Views and Experiences of Puerto Ricans a Year After Hurricane Maria

Views and Experiences of Puerto Ricans a Year After Hurricane Maria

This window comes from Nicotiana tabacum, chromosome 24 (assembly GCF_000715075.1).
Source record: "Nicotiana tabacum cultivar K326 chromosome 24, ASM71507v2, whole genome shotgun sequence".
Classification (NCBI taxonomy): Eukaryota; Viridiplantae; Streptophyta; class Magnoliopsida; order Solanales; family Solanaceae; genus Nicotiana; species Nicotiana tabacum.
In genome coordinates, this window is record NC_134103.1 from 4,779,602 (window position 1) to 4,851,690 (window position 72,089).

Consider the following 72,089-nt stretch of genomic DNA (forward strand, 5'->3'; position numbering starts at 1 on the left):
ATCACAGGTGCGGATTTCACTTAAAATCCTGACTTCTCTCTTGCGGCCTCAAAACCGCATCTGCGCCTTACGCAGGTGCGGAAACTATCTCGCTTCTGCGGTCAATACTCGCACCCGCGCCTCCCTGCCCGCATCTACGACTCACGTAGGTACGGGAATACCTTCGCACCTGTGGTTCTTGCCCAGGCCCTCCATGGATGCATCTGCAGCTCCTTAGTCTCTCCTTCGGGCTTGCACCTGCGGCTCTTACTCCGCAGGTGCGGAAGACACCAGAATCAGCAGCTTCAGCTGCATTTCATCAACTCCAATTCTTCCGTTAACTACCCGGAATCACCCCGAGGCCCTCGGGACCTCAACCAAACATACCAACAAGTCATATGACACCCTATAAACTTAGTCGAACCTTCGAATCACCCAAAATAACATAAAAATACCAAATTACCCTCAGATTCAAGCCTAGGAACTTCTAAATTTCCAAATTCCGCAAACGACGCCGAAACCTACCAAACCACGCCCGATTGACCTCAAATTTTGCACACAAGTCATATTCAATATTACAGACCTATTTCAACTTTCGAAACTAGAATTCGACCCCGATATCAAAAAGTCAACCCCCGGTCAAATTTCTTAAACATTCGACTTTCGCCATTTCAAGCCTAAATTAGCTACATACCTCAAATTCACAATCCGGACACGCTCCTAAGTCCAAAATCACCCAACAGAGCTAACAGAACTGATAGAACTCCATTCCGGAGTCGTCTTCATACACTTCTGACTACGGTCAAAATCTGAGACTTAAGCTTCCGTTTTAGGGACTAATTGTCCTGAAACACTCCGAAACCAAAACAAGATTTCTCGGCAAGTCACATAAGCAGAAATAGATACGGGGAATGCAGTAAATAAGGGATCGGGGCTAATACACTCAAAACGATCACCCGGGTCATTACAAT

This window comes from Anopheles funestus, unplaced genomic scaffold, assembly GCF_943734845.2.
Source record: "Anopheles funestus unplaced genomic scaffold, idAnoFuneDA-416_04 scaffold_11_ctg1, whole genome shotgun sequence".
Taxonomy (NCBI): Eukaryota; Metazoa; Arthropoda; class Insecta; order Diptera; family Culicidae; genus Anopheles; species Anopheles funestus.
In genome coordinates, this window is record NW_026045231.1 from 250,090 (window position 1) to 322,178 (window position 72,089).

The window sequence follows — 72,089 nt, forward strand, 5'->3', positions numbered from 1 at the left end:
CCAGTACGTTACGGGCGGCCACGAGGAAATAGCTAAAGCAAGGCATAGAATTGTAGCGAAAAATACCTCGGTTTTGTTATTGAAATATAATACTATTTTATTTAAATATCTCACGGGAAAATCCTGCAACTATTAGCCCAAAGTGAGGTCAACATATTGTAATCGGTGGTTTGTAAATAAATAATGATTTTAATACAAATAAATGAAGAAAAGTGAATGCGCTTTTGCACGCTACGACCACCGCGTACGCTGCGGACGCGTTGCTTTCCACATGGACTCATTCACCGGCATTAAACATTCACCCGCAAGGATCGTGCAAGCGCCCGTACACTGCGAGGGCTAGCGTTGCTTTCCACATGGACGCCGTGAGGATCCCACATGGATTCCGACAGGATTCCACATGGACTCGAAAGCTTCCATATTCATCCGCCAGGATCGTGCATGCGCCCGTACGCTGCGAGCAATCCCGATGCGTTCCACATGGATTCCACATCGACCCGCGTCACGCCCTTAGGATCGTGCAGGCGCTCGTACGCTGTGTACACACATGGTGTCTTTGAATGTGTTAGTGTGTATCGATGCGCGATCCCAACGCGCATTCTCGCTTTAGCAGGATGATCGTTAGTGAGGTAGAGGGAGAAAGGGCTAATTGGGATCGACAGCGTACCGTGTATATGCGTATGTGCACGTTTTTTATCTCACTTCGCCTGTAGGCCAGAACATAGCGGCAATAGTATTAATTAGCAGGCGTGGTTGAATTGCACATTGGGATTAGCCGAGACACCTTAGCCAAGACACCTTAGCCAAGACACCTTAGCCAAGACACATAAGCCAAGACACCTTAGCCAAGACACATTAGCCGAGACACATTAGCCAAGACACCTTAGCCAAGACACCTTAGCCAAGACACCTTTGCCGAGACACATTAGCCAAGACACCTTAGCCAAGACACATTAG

A year after Hurricane Maria struck Puerto Rico, residents of the island are still struggling with the storm's impact on their housing, finances, and mental and physical health, a survey by the Henry J. Kaiser Family Foundation and the Washington Post finds. Based on face-to-face interviews, the report, Views and Experiences of Puerto Ricans One Year After Hurricane Maria (37 pages, PDF), found that 83 percent of survey respondents had a home that was destroyed or significantly damaged, lost power for four or more months, had to drink water from a natural source, experienced a job loss, developed a health condition or had an existing one worsen, and/or received mental health services as a result of the storm. In addition, a quarter of respondents said their day-to-day life is still somewhat (18 percent) or very (7 percent) disrupted, with 26 percent and 25 percent reporting that their general level of stress and personal financial situation had worsened after the storm and 32 percent saying they have faced at least one of several challenges in terms of accessing medical care, including problems with getting needed care (16 percent) and trouble getting an appointment with a specialist (20 percent).